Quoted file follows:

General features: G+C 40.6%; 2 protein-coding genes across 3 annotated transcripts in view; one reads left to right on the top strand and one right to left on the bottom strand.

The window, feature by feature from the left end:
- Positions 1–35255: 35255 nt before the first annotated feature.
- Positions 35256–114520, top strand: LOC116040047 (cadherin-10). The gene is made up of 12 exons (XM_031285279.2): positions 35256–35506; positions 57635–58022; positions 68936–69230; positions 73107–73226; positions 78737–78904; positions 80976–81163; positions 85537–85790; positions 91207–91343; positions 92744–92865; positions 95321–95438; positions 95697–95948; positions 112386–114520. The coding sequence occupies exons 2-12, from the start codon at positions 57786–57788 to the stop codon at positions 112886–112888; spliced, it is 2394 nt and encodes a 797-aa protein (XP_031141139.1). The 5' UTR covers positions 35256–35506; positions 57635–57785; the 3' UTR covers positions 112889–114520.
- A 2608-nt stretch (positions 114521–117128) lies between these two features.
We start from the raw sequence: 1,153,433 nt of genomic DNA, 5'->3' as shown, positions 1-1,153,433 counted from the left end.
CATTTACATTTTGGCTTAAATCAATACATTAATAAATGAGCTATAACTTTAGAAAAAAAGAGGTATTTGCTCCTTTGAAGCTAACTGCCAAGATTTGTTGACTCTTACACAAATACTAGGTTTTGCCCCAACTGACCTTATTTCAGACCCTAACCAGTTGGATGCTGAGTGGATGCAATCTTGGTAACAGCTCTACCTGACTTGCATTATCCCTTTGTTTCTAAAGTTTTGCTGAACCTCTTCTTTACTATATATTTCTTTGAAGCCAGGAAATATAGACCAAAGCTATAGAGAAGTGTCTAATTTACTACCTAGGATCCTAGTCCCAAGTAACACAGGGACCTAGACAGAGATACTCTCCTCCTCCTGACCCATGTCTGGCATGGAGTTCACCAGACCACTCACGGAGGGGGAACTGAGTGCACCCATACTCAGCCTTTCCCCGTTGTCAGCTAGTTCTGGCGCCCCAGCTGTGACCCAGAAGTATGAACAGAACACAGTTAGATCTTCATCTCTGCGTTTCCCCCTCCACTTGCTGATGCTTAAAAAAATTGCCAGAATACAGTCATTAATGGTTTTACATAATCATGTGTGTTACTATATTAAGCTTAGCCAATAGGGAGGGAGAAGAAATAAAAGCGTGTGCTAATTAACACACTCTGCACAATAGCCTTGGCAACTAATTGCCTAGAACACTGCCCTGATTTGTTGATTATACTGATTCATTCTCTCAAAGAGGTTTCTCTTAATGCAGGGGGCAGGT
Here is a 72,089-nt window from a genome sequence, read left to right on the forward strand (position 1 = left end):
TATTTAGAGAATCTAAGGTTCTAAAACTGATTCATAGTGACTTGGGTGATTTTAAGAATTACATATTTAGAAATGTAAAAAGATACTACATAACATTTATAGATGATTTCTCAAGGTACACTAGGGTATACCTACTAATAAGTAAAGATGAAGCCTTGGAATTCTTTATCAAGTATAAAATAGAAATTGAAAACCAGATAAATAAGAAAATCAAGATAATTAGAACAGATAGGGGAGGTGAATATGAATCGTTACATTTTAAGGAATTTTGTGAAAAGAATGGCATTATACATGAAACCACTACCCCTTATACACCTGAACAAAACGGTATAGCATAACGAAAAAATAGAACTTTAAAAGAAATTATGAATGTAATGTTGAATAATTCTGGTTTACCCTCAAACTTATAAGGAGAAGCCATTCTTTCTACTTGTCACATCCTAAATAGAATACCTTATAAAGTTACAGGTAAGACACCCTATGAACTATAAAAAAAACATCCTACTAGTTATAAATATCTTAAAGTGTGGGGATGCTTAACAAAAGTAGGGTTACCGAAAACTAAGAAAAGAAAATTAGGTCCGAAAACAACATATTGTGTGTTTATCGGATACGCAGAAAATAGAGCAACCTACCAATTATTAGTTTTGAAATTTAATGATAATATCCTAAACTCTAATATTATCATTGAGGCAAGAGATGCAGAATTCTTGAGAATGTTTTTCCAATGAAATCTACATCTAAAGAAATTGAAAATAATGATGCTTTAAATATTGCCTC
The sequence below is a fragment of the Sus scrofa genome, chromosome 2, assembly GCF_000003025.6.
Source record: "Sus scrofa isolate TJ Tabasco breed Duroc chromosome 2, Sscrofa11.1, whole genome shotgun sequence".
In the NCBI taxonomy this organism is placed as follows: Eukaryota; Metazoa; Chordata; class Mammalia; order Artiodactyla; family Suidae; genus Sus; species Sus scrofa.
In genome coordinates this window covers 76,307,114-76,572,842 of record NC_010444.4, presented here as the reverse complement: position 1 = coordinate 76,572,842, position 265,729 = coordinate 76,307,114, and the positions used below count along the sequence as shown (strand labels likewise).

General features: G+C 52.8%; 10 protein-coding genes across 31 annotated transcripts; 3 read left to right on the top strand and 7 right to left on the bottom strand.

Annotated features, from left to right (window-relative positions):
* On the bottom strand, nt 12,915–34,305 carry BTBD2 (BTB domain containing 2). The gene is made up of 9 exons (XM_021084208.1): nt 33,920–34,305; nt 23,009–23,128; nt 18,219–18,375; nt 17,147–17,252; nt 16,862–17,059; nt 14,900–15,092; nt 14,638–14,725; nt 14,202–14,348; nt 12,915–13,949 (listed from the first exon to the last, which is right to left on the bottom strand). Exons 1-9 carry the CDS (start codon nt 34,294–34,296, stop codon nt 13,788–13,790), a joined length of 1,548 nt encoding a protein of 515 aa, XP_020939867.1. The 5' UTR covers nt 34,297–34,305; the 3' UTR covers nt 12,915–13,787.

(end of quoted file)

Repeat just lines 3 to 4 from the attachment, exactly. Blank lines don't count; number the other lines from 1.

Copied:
- Positions 1–35255: 35255 nt before the first annotated feature.
- Positions 35256–114520, top strand: LOC116040047 (cadherin-10). The gene is made up of 12 exons (XM_031285279.2): positions 35256–35506; positions 57635–58022; positions 68936–69230; positions 73107–73226; positions 78737–78904; positions 80976–81163; positions 85537–85790; positions 91207–91343; positions 92744–92865; positions 95321–95438; positions 95697–95948; positions 112386–114520. The coding sequence occupies exons 2-12, from the start codon at positions 57786–57788 to the stop codon at positions 112886–112888; spliced, it is 2394 nt and encodes a 797-aa protein (XP_031141139.1). The 5' UTR covers positions 35256–35506; positions 57635–57785; the 3' UTR covers positions 112889–114520.